8 Ways to Cut Your Risk of Stroke

8 Ways to Cut Your Risk of Stroke.

 Cut Your Risk of StrokeResearch recently published showed that eating antioxidant-rich food can cut your risk of a stroke. Researchers from the Karolinska Instituet in Sweden studied data from over 36,000 people over a ten-year period for the research, and found that an antioxidant-rich diet can cut stroke risk, even in those people who already have a history of cardiovascular disease.

In the people studied, researchers found that antioxidants came from a wide variety of sources: 50% from fruit and vegetables, 18% from whole grains, 16% from tea, and 5% from chocolate (good news for dark chocolate lovers!). While there isn’t as much fruit available in winter, there are plenty of other foods from which you can obtain antioxidants. These include kale, Brussels sprouts, beetroot, cranberries and clementines.

What is a Stroke?
A stroke occurs when there is a problem with blood flow to a person’s brain. There are many reasons this can happen, but one of the most common is from narrowing of the blood vessels due to blood clots or furring of the arteries. People with high blood pressure or high cholesterol are more prone to strokes, as are those with diabetes and an uneven heartbeat.

While some people are more at risk of having a stroke than others, and the risk increases with age, there are lots of things that everyone can do to cut their stroke risk. Using advice from the NHS, InfoBus has compiled a top eight list of things you can start doing today.

Top Eight Ways You Can Cut Your Risk of Stroke

(1) Eat lots of fresh fruit and vegetables. As explained above, eating at least five portions a day will cut your risk of a stroke. It will also leave less room for junk food, with contains a lot of saturated fat – the type that furs your arteries.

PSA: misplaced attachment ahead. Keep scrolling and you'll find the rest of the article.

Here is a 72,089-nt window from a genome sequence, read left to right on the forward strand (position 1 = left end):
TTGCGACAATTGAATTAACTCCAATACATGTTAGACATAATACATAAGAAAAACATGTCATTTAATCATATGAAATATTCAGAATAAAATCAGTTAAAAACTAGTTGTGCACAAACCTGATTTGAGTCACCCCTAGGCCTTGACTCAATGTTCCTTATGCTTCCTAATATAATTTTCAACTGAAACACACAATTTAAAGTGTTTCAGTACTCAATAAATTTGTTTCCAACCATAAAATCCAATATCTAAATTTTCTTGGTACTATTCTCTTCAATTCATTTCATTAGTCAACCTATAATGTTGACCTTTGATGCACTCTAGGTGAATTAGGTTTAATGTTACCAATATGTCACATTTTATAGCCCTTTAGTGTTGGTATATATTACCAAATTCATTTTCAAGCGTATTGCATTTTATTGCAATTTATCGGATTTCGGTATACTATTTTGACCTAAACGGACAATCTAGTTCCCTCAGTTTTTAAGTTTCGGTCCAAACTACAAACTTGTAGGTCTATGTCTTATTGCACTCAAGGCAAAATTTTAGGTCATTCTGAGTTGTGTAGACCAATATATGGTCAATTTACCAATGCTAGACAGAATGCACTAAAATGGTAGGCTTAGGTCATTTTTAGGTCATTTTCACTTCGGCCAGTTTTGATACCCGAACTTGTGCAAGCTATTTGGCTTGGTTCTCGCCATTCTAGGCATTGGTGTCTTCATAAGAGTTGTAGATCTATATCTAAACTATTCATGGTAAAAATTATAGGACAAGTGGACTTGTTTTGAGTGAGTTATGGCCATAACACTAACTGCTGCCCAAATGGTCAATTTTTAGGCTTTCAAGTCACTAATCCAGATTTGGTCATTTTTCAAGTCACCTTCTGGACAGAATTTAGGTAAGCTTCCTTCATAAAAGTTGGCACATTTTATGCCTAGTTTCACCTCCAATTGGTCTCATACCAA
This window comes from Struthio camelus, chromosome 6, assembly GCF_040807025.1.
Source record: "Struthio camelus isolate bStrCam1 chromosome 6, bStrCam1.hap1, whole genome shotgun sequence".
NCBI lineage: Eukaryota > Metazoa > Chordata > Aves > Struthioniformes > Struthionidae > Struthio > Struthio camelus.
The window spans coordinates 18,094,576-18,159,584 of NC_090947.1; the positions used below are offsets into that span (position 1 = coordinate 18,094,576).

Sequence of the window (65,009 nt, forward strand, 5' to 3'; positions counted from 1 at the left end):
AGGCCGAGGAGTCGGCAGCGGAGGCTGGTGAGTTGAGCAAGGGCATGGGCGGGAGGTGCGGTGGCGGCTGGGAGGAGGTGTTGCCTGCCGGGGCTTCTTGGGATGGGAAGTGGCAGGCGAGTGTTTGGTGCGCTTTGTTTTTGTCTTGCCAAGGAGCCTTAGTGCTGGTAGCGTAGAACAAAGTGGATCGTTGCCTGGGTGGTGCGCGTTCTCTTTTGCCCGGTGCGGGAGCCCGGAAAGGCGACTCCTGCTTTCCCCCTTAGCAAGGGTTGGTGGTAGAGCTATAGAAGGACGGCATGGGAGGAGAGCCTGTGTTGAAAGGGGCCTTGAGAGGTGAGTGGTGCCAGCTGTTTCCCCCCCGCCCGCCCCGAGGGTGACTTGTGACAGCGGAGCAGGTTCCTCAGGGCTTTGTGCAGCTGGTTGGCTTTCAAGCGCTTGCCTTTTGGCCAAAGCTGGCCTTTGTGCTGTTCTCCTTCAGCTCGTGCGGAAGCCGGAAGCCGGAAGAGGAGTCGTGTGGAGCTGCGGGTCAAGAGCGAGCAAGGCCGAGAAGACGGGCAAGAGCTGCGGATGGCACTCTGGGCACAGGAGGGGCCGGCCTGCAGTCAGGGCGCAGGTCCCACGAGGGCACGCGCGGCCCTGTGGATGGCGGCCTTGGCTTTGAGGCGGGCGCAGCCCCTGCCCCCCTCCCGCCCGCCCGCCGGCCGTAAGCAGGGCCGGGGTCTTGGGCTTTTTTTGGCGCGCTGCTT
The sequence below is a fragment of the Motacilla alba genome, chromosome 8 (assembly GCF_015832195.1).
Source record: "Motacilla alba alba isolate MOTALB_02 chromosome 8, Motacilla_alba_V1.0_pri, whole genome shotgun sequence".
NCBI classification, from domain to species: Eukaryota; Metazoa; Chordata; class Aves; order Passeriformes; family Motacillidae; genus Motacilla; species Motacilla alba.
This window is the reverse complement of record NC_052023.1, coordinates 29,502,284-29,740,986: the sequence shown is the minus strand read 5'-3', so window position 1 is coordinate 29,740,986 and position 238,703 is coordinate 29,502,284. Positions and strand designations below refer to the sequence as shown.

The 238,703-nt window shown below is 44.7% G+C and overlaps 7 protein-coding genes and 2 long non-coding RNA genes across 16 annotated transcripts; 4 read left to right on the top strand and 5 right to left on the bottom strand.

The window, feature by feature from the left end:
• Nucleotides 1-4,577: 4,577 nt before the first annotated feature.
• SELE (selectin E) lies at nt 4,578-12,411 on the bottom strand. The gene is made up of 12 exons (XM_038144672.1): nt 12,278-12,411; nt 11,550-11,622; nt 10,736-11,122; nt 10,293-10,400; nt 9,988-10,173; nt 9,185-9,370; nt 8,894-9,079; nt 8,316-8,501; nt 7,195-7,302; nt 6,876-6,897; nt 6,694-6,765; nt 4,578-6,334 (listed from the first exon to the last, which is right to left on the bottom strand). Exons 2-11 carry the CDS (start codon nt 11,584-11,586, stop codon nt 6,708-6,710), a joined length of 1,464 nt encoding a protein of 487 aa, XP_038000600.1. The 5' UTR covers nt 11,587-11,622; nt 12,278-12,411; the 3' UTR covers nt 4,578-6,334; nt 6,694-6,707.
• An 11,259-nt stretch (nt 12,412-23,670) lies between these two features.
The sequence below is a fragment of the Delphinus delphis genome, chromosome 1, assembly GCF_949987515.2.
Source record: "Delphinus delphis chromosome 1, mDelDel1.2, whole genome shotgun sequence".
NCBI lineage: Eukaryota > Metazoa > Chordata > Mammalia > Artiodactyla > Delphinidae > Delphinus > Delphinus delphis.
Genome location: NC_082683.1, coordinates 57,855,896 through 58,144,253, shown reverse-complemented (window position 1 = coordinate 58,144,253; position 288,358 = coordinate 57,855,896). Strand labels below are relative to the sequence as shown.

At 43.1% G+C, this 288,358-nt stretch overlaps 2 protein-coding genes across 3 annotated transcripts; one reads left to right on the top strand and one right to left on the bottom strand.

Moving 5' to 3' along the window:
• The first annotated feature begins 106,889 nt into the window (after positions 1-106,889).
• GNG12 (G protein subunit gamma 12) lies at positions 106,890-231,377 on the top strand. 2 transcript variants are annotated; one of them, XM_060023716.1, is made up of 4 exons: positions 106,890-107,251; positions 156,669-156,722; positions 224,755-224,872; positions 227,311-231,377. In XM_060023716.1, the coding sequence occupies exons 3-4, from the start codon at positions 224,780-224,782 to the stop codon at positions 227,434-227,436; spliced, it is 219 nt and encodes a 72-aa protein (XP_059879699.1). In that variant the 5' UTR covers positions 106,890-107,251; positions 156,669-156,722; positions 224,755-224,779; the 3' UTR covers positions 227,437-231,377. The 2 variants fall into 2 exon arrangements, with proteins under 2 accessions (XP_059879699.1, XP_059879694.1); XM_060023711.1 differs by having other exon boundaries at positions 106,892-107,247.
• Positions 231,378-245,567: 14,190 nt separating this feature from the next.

(2) Choose fish and skinless poultry over red meat. Red meat also contains much higher levels of saturated fat.

(3) Cut down on salt, which is a major contributor to high blood pressure. Add less salt when cooking, and check food packaging for sodium levels. There is often a lot more salt in processed and tinned food than you might think. Experts recommend a maximum of 6g per day.

(4) Exercise regularly. Staying active and getting regular exercise keeps your heart healthy, lowers blood pressure, and improves your body’s ability to burn fats and control sugar levels. It is recommended that you do at least 20-30 minutes of daily exercise, five times per week to gain the most benefit. Walking, gardening and household chores can all count, as long as you do them to a level where you feel warm and slightly out of breath. If you haven’t exercised for a while or have an existing medical condition, check with your doctor before you start.

(5) Stop smoking. Smoking doubles your stroke risk straight away, before any other factors are taken into account. Quite apart from the strain it puts on your cardiovascular system, it also causes the arteries to fur up and makes the blood more likely to clot.

(6) Cut down on alcohol. Drinking alcohol raises your blood pressure, which can increase your risk of a stroke, especially if your circulation isn’t 100% healthy.

(7) Go for screening. The Stroke Association advises people over the age of 40 to go for screening to see if they are at risk. Your doctor can also advise what other lifestyle changes you can make to ensure your risk of stroke is reduced.

(8) Maintain a healthy weight. Obesity increases your risk of many stroke risk factors, such as diabetes, heart disease and hardening of the arteries. Maintaining a healthy diet by following some of the other advice on nutrition and exercise can greatly reduce your risk of a stroke.

For more information on how to cut your risk of stroke, follow the links below:

The Stroke Association



Written by Simon Morris

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